At approximately midnight on October 26, plaintiff and several teenagers were packaging newspapers when plaintiff observed Smith peeking into the room. Plaintiff testified that Smith was wearing the clothing which he had been wearing all that evening. This consisted of a grey tweed topcoat and a grey felt hat. When plaintiff looked up and saw Smith, the latter immediately backed out of the room. Immediately thereafter, a bomb was hurled into the room. Plaintiff testified that he could not positively identify the individual who hurled the bomb, but he did see the individual's hat and the sleeve of his coat. Both appeared to be identical to those worn by Smith. Plaintiff described the bomb as a typical grenade-type bomb with something attached to it. The bomb struck the wall, and within a matter of seconds the room was engulfed in flames. Plaintiff and the other occupants of the room exited to an adjacent breezeway. As plaintiff was fleeing from the building, one of the teenage boys who had been helping with the mailing pointed at Smith and Yelled, ‘Mr. Johnson, that's the man that threw the bomb. Grab him.’ Plaintiff did grab Smith, but he was then hit from behind and forced to release Smith, who returned to the picket line.
Smith was subsequently tried anda convicted of willfully and unlawfully entering land belonging to the plaintiff for the purpose of injuring the property rights of the owner. Smith was sentenced to six months in jail and fined $500. Smith testified in the instant action that he had not thrown the bomb and that he believed it had been thrown by an individual named ‘Suitcase’ Jones. Smith admitted that his suspicions had focused on ‘Suitcase’ Jones at the time of his trial on the criminal charge, but that he had not mentioned the suspicions to his defense attorney nor had he testified concerning them at that trial.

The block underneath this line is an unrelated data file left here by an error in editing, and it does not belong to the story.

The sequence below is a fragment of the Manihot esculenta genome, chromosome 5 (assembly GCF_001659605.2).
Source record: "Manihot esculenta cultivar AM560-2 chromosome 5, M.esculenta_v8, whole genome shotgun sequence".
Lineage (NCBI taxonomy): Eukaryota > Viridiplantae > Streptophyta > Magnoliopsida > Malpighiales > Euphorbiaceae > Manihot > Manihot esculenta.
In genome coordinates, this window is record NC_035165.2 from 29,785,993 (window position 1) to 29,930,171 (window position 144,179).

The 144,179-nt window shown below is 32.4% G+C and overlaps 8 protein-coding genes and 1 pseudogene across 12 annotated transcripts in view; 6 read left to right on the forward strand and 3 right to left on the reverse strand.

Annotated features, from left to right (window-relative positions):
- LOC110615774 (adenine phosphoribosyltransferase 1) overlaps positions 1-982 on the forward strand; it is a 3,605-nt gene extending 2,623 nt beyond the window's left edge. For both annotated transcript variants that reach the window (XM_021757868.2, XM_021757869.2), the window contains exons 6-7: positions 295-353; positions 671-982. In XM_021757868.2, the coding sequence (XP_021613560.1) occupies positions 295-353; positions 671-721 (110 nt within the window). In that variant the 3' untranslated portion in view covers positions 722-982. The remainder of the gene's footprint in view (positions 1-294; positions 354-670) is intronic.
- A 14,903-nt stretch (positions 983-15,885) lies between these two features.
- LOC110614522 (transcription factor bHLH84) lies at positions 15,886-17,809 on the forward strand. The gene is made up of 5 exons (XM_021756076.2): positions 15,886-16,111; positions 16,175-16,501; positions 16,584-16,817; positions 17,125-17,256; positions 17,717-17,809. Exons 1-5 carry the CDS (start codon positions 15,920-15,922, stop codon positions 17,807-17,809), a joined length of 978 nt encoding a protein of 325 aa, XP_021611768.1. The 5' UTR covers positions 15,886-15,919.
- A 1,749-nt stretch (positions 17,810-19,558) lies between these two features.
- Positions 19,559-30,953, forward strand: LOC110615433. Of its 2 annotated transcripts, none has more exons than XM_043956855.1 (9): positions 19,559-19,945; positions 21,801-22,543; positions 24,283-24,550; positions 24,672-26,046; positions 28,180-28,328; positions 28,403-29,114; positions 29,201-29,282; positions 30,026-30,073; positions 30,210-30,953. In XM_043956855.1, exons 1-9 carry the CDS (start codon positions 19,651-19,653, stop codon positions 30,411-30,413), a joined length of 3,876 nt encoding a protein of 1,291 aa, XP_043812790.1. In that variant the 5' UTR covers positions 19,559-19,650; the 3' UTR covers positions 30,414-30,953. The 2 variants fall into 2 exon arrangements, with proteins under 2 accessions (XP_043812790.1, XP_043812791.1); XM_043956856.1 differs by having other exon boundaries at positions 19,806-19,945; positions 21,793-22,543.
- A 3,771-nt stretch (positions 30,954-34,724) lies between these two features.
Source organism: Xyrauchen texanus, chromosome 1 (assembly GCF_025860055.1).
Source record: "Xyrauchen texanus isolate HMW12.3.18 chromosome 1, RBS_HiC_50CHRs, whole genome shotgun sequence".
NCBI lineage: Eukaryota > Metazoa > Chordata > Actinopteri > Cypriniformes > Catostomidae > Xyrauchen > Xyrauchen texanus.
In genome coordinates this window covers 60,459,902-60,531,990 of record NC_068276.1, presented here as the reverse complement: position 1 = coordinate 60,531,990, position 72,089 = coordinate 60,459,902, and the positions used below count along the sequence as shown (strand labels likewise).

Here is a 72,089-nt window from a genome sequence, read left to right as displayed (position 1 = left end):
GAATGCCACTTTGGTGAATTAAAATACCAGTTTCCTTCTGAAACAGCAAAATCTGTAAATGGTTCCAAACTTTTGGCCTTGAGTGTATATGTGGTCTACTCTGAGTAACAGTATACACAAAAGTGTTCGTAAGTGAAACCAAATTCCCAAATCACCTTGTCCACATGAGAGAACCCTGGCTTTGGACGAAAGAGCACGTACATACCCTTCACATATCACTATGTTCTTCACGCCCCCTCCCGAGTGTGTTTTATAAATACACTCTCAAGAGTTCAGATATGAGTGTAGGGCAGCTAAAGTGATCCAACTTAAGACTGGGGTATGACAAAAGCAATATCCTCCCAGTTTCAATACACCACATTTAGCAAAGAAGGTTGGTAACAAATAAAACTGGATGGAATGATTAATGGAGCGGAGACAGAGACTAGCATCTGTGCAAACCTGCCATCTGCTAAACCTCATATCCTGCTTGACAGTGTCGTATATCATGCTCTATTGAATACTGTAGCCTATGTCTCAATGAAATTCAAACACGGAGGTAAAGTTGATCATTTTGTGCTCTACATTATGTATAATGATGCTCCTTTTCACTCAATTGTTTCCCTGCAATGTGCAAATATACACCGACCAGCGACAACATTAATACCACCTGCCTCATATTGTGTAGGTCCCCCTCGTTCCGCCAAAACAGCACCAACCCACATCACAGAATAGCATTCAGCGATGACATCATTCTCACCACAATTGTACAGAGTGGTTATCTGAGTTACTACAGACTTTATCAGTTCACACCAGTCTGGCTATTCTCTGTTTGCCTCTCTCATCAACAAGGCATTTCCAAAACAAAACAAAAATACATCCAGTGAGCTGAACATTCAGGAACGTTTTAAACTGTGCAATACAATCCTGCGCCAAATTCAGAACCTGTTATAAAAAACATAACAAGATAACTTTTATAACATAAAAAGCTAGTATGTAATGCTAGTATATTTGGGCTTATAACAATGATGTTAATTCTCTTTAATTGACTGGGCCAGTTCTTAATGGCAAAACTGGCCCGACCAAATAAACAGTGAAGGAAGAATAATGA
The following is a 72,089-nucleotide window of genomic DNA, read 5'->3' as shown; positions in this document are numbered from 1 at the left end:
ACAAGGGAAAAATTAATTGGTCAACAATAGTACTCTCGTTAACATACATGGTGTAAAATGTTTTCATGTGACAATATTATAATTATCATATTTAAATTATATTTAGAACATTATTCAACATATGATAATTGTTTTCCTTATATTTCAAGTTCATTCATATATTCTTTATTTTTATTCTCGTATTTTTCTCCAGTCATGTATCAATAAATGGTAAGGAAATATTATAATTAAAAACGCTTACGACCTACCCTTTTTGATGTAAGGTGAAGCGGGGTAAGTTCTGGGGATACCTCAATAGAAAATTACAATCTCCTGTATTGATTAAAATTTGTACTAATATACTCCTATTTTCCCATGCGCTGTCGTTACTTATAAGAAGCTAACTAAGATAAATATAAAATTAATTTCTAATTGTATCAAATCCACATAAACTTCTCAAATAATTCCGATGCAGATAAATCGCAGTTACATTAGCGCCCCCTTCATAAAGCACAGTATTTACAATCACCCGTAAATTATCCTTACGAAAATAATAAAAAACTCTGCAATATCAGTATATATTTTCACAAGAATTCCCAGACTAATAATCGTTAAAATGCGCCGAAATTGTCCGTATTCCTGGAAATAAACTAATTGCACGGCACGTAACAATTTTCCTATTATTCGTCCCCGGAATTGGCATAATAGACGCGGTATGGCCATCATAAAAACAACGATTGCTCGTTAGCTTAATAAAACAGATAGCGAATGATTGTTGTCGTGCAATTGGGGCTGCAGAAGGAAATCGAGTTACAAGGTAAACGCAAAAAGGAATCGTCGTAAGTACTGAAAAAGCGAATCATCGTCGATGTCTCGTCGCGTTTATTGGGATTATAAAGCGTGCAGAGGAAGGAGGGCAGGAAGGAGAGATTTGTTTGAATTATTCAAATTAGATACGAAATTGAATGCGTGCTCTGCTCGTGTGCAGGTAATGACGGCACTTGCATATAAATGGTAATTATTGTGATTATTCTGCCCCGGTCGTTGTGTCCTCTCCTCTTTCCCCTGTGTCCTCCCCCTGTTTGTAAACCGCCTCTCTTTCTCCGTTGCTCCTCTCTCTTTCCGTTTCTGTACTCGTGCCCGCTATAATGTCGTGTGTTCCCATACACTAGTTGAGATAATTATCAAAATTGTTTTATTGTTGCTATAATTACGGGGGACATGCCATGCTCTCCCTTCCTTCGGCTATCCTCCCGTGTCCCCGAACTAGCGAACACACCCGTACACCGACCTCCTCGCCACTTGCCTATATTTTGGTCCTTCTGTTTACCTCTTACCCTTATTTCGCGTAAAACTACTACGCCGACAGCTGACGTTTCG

‘Suitcase’ Jones testified at the trial of the instant action and stated that he had entered the building and had thrown the bomb. Jones testified that he had entered plaintiff's Mill Valley building through a particular rear door. However, the fire chief, who had arrived at the scene soon after the fire began, had found that the door through which Jones had allegedly entered was locked. Jones denied that anyone else was with him when he threw the bomb,, although ‘possibly there may have been people outside.’ However, another witness called by the defense, Henry Holl, a member of Local 18, testified that he was right behind Jones when he threw the bomb. It was also established that Jones had admitted in a deposition that he had agreed to testify to the throwing of the bomb only after having been assured that the statute of limitations had run on an arson prosecution against him.
When the police arrived at the scene following the throwing of the bomb, plaintiff placed Smith under citizen's arrest and he was taken into custody. On the following day, plaintiff received a telephone call from George Hogan, the organizer for Local 21. Hogan advised the plaintiff that if he did not drop his charges against Smith, plaintiff would never make it alive to the district attorney's office.
The minutes of the executive committee of Local 18 show that at a meeting held on October 30, 1965, the commitee unanimously voted to concur in the actions of the officers in the Marin Guide lockout. At a second executive committee meeting, held on February 20, 1966, Smith advised the committee that he had been sentenced to six months in jail and fined $500, and that the judge had declared him guilty and had imposed the maximum sentence. Smith asked for voluntary contributions to help finance his appeal. Smith spent 30 days in jail and then went on a work furlough program for the remaining five months. During that time he continued to operate as president of Local 18. In May 1966, while Smith was still serving his sentence, he was reelected president of Local 18.